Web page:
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Old Feb 27, 2006, 4:59 AM   #1
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Hi Folks, Went up into the snowy Peak District last Friday, it was dull, sky was grey as grey, and it was very, very windy, did I mention grey. I know the pics are not very interesting. Is the snow grey because the sky is reflecting off it, as the side of the car is pretty whitish (sky not reflecting off it).

The second picture is a slide going back to 1969 on a very sunny day, it was taken on a Kodak Roll Film camera, which I suppose was new then.

Do I have to adjust the white balance at all, thank Rob.
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Old Feb 27, 2006, 5:01 AM   #2
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Old Slide scan from 1969.
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Old Feb 27, 2006, 5:41 AM   #3
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Well... isn't it gray what even snow looks in cloudy day?

And it's white balance which affects to colors, cloudy day with snow is really hard combination... depending on camera it might have custom white balance function which you could use with white/neutral paper to allow camera calculate best setting but even then it's hard.
You could try auto white/color balance features of your photo processing softare to see would result look better to you.


And even that other pic has some blue color cast if you look color of car or ground without snow.
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Old Feb 27, 2006, 6:10 AM   #4
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As ET noted, a bit of a blue cast is expected and normal in snow. I've never had much luck adjusting the camera's white balance for snow so adjust it afterwards. The technique I favor is to adjust each of the RGB channels in Levels independently. With most snow pictures, there is a "cliff" on the right side of the histogram. I simply adjust each of the RGB channels so the "cliff" comes at the same place - near the right edge.This works wellif the image is not blown out.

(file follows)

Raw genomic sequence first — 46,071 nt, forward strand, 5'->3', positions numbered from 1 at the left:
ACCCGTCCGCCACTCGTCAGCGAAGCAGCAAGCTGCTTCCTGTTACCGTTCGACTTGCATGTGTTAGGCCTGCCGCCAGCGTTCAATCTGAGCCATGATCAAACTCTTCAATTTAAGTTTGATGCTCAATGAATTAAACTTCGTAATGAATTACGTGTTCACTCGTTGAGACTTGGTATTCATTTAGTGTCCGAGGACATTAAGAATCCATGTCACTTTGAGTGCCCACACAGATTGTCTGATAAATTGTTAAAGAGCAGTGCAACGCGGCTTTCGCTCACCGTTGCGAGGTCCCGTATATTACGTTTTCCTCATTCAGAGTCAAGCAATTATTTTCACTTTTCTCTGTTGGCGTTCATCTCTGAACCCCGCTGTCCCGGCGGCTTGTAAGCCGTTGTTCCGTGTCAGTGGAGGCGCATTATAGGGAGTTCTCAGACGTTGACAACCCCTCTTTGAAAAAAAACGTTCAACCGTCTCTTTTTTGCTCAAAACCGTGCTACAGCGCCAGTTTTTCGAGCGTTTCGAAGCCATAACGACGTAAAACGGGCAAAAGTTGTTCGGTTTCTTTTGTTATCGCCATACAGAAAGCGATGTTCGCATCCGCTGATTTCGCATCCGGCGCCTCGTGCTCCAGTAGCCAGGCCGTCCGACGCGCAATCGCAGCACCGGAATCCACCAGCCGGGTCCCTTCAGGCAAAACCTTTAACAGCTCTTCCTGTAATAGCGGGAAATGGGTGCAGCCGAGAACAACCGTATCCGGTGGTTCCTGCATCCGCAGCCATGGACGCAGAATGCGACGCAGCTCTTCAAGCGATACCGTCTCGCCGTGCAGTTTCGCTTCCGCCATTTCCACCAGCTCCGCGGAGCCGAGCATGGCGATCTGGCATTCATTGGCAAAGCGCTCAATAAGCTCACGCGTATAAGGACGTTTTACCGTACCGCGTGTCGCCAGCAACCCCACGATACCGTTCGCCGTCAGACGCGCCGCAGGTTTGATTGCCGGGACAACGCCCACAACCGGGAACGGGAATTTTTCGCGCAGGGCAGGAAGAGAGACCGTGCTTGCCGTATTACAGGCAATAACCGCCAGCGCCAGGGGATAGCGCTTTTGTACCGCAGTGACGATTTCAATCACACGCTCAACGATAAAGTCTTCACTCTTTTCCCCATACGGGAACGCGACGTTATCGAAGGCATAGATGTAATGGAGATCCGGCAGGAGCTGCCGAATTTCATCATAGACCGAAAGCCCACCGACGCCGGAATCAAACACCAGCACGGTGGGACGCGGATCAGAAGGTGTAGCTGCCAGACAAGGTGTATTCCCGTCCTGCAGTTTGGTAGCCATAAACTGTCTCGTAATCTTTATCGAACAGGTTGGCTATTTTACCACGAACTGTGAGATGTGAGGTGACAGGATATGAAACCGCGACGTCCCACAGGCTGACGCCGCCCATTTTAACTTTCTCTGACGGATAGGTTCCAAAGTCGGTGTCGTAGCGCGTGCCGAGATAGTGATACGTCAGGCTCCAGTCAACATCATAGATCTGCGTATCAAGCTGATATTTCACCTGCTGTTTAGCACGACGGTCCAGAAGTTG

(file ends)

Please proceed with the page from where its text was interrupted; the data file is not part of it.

There are lots of other techniques, none of which (mine included)work in all cases. Mine fails if the image is blown out.

My result looks like this:



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Old Feb 27, 2006, 9:14 PM   #5
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In your slide, the brightest thing in it is the snow. In your first picture, the reflections on the car headlight are the brightest, so the camera, or software reads that as white point. Any white object less bright will be a shade of gray.

The blue cast often seen on snow is not always a white balance issue, but reflection of the sky color. Film processors would usually normalize this. With digital, we see the effect before it is processed out.

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Old Feb 27, 2006, 11:21 PM   #6
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Thanks alot, this information has been a great help and thank you for taking the time to reply, Oh, that sweet little boy on the second picture is lil' 'ole me in'69, pity he turned out like fat bloke below:lol:. No its not my Spitfire.

Rob
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Old Feb 27, 2006, 11:22 PM   #7
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And this is my mum, the lady on the right,

Rob
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Old Jul 12, 2007, 6:31 AM   #8
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Over expose the shot by up to 2 stops and you will get white snow.



The camera is always set to 18% grey.



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Old Jul 13, 2007, 10:55 PM   #9
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Dal1970 wrote:
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Over expose the shot by up to 2 stops and you will get white snow.

*

The camera is always set to 18% grey.

*

Darren
What he said... except I usually only overexpose snow by 1 stop. Understand that a camera's automatic expose is set to assume an average photo is 18% grey... so if it sees a pure white scene, it will make it look 18% grey - unless to override.
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Old Jul 27, 2007, 11:35 AM   #10
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